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One of the biggest buzzwords in the professional hair industry right now is texture. Clients and stylists alike are embracing natural texture more than ever, and professional beauty brands have responded with products and tools to meet the high demand.

Whether its backstage at fashion week or in stations at salons across the globe, Dyson’s SuperSonic™ hair dryer Professional edition has made a name for itself with its innovative design and capabilities. For Dyson Global Styling Ambassador Jon Reyman, the Supersonic Pro is a must-have, especially for working with a variety of textures and shapes.

Reyman, who owns numerous salons across the country and has worked at several fashion weeks around the world, recently taught a class at his Spoke and Weal salon in Chicago as part of a MODERN SALON x Dyson collab, where he discussed texture, curl control, blowouts and wet looks. He described the importance of understanding the difference between texture and shape. Texture, he said, is fine, medium and coarse. Shape is straight, wavy, curly and coily.

"Think about hair as a fabric," Reyman says. "How do you bend it? How do you move it? You want to get their quickly, but you also don’t want to set yourself up for failure."

Feauting intelligent heat control, the Supersonic Pro measures air temperature more than 40 times per second and transmits calculated instructions to the heating element to timely regulate the temperature. This Intelligent Heat Control ensures that the Supersonic Pro does not exceed 293°F.  It’s when temperatures exceed 302 degrees that real damage can happen—it can cause hair keratin denaturation and can cause inner structural damage like cortex loss and medulla pores. Its V9 motor spins at up to 110,000 rpm, and Dyson's Air Multiplier Technology produces a high-pressure, high-velocity jet of air. 

 "I’m always really concerned about keeping my client’s hair healthy and damage-free, whether it’s because I don’t want their color to fade or to maintain the integrity of the hair," Reyman says. "With the Supersonic Pro, I can get up to root and get the precision I need with the confidence its safe for my client."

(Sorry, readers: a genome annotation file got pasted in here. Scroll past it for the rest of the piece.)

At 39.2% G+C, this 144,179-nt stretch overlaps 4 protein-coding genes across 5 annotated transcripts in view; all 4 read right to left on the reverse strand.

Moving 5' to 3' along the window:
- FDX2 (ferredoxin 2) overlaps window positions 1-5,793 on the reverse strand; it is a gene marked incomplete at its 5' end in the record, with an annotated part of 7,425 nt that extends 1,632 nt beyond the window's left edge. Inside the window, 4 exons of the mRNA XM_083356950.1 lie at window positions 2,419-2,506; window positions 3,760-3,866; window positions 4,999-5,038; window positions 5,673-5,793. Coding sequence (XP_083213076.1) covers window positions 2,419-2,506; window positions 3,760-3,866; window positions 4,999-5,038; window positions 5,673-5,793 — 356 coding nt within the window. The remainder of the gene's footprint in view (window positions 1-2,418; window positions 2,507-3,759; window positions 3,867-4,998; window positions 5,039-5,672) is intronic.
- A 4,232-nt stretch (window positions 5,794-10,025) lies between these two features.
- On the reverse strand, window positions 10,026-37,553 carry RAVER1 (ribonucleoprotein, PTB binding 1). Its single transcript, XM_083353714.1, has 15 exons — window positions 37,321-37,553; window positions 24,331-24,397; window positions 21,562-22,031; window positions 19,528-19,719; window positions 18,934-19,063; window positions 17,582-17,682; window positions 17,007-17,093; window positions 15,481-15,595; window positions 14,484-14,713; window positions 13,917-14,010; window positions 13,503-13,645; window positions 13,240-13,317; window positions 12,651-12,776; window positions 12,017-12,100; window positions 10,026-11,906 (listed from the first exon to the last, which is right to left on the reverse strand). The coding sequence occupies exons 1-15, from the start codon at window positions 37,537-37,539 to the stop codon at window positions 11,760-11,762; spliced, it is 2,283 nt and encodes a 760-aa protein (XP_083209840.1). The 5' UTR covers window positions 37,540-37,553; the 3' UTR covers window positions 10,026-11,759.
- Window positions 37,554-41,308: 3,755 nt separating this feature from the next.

When working with type 1 or 2 hair, stylists often turn to irons to create texture and curls. Reyman says there are two problems with this.

"Irons cause a lot of damage," he says. "If my end goal is to make the hair bigger and fuller, using an iron actually ends up compressing the hair and making it smaller and less full. But with the Supersonic Pro, I'm able to combine round brushing techniques to give us a wave with body."

For this technique, Reyman recommends using a metal round brush so it heats up and sets without causing iron-level temperatures and damage. 

“I use he bend of the round brush for a moment, but also where the curl happens is in the twist," he says. "If hair doesn’t want to bend, use a smaller round brush. Don’t use a boar bristle brush. A boar bristle will sink it down. A lot of times, I see stylists pulling the hair straight and the working to try and curl the ends. When you do hair at a salon, you might not see the evolution of a client's hair. When I'm working backstage or doing a photo shoot, I see that evolution. I watch as hours pass and what happens to the hair. Often, it only looks good for 20 minutes and then it falls. You need to learn how to bend and set the hair properly with a hair dryer. I want to drive in the right direction; I don’t want to go in a big circle."

For hair types 3 and 4, Reyman recommends two of Dyson's magnetic attachments: the diffuser and wide-tooth comb. The diffuser, Reyman says, has been engineered to mimic how natural airflow happens. 

"It creates a natural airflow, which gives me control and creates defintion in the curl without frizz," he says. "We're able to use the right products with the diffuser to enhance natural texture."

The wide-tooth attachment was introduced a few months ago, and Reyman says it's essential for working with clients and a variety of textures. It helps him smooth, straighten and prep hair by stretching out a curl. The teeth were created to elimate snagging, breaking and pulling. 

"There’s two ways to work with this attachment," Reyman says. "If you want to stretch a curl out, you can take the dryer and work your way through, which is great for prepping the hair for styling and braiding. To lock it through, take the dryer and lock the style in using a brush to help smooth."

Without proper prep, clients with textured hair can leave the salon and see their hair revert back to its natural state quickly due to humidity. Reyman says no amount of friction and ironing will prevent this because the bonds inside the hair still want to be curly. Instead, he says stylists should set the bonds internally using the Supersonic Pro.

"The wide-tooth comb is amazing," he says. "With a high heat and high blower, it’s made to go throughout the hair without knots. The brush gives us tension. The heat and nozzle of the blow dryer gives you precision; you can get right to root without burning her or causing damange. Don’t use friction; use tension." 


Watch the full video with more tips from Reyman here:

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